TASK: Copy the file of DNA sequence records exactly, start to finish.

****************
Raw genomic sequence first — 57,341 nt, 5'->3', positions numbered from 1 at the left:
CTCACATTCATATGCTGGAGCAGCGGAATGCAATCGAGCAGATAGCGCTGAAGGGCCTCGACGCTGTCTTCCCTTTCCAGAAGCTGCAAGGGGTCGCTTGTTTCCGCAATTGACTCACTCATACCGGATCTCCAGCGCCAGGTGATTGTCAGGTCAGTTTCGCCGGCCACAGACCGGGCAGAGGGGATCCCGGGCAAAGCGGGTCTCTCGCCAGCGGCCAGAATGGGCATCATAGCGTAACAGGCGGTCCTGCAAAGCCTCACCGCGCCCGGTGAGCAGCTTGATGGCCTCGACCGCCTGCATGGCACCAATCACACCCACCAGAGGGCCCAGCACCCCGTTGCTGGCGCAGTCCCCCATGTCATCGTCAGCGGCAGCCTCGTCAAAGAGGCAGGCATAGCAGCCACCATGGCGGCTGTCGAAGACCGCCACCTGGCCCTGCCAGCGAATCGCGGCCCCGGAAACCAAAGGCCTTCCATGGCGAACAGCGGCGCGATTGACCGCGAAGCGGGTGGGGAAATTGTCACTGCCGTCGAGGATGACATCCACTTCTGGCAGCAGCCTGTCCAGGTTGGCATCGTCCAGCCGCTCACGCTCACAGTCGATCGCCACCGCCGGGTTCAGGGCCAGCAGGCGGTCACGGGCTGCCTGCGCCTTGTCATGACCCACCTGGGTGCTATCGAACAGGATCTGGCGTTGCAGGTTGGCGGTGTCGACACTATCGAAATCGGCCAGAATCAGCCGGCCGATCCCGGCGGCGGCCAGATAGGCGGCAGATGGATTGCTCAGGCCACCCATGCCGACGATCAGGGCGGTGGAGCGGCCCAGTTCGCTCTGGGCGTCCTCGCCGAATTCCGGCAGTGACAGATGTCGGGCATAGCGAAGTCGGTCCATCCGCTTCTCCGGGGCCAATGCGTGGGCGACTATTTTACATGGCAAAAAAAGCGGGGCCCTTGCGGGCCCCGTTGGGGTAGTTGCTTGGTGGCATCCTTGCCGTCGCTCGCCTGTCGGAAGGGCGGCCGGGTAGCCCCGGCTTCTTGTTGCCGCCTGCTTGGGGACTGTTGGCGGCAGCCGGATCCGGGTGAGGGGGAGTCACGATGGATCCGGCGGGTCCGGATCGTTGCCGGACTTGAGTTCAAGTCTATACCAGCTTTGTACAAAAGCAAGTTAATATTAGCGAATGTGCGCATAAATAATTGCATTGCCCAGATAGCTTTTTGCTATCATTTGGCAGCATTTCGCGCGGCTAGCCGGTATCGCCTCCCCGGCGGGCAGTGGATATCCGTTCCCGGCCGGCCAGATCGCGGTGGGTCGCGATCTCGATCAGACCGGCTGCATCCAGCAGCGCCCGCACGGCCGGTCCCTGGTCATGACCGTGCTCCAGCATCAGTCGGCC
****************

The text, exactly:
Raw genomic sequence first — 57,341 nt, 5'->3', positions numbered from 1 at the left:
CTCACATTCATATGCTGGAGCAGCGGAATGCAATCGAGCAGATAGCGCTGAAGGGCCTCGACGCTGTCTTCCCTTTCCAGAAGCTGCAAGGGGTCGCTTGTTTCCGCAATTGACTCACTCATACCGGATCTCCAGCGCCAGGTGATTGTCAGGTCAGTTTCGCCGGCCACAGACCGGGCAGAGGGGATCCCGGGCAAAGCGGGTCTCTCGCCAGCGGCCAGAATGGGCATCATAGCGTAACAGGCGGTCCTGCAAAGCCTCACCGCGCCCGGTGAGCAGCTTGATGGCCTCGACCGCCTGCATGGCACCAATCACACCCACCAGAGGGCCCAGCACCCCGTTGCTGGCGCAGTCCCCCATGTCATCGTCAGCGGCAGCCTCGTCAAAGAGGCAGGCATAGCAGCCACCATGGCGGCTGTCGAAGACCGCCACCTGGCCCTGCCAGCGAATCGCGGCCCCGGAAACCAAAGGCCTTCCATGGCGAACAGCGGCGCGATTGACCGCGAAGCGGGTGGGGAAATTGTCACTGCCGTCGAGGATGACATCCACTTCTGGCAGCAGCCTGTCCAGGTTGGCATCGTCCAGCCGCTCACGCTCACAGTCGATCGCCACCGCCGGGTTCAGGGCCAGCAGGCGGTCACGGGCTGCCTGCGCCTTGTCATGACCCACCTGGGTGCTATCGAACAGGATCTGGCGTTGCAGGTTGGCGGTGTCGACACTATCGAAATCGGCCAGAATCAGCCGGCCGATCCCGGCGGCGGCCAGATAGGCGGCAGATGGATTGCTCAGGCCACCCATGCCGACGATCAGGGCGGTGGAGCGGCCCAGTTCGCTCTGGGCGTCCTCGCCGAATTCCGGCAGTGACAGATGTCGGGCATAGCGAAGTCGGTCCATCCGCTTCTCCGGGGCCAATGCGTGGGCGACTATTTTACATGGCAAAAAAAGCGGGGCCCTTGCGGGCCCCGTTGGGGTAGTTGCTTGGTGGCATCCTTGCCGTCGCTCGCCTGTCGGAAGGGCGGCCGGGTAGCCCCGGCTTCTTGTTGCCGCCTGCTTGGGGACTGTTGGCGGCAGCCGGATCCGGGTGAGGGGGAGTCACGATGGATCCGGCGGGTCCGGATCGTTGCCGGACTTGAGTTCAAGTCTATACCAGCTTTGTACAAAAGCAAGTTAATATTAGCGAATGTGCGCATAAATAATTGCATTGCCCAGATAGCTTTTTGCTATCATTTGGCAGCATTTCGCGCGGCTAGCCGGTATCGCCTCCCCGGCGGGCAGTGGATATCCGTTCCCGGCCGGCCAGATCGCGGTGGGTCGCGATCTCGATCAGACCGGCTGCATCCAGCAGCGCCCGCACGGCCGGTCCCTGGTCATGACCGTGCTCCAGCATCAGTCGGCC